The LoRa Alliance, which is behind the open LoRaWAN low-power wide-area network protocol designed with the Internet of Things (IoT) in mind, has announced “explosive growth” which has seen it pass more than 100 network operators in around 100 countries.

Designed for minimum power draw and maximum range, LoRaWAN has found a home in the Internet of Things – particularly for community-driven projects like The Things Network, which recently partnered with Digital Catapult UK to deploy the UK’s largest LoRaWAN network and with which AB Open has partnered to launch a Calderdale LoRaWAN network. Now, the success of the open standard is clear: it has been adopted by more than 100 network operators across the globe.

“Reaching this operator milestone is a major achievement for the LoRa Alliance,” says Donna Moore, chief executive and chair of the LoRa Alliance. “Only LoRaWAN has strong, established networks with broad coverage areas, while also offering the private network option. For companies looking to launch IoT products and solutions today, the LoRaWAN standard is the only viable solution. Features like firmware updates over the air and the fact that LoRaWAN is an open specification with a robust certification program ensure network and device interoperability. These benefits give confidence to the market that companies are future-proofed and can deploy solutions today with assurance they will work in the future.”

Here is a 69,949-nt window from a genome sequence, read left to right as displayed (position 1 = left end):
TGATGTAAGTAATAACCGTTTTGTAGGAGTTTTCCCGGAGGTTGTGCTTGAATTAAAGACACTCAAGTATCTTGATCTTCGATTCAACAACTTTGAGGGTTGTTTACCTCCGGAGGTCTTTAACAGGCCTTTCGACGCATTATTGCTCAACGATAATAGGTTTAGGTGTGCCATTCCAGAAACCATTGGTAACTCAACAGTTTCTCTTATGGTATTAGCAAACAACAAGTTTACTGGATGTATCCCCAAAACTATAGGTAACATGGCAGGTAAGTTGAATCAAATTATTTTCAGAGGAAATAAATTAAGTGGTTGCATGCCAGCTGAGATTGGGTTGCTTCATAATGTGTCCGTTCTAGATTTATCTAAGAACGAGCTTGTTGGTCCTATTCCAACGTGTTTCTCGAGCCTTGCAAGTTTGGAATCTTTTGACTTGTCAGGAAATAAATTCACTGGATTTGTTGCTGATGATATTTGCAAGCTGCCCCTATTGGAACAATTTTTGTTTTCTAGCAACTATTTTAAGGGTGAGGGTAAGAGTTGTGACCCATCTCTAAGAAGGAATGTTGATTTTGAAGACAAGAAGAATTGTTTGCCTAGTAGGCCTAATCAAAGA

“This is a huge milestone as it proves LoRaWAN Internet of Things, just as the real internet, doesn’t care about country borders,” adds Wienke Giezeman, chief executive and co-founder of The Things Network. “With The Things Network and The Things Industries we are happy to be present in more than 89 countries and can provide LoRaWAN connectivity in all corners of the world.”

According to figures released by the LoRa Alliance, LoRaWAN networks are showing highest growth in the Asia-Pacific and European regions at a respective 30 and 50 percent last year.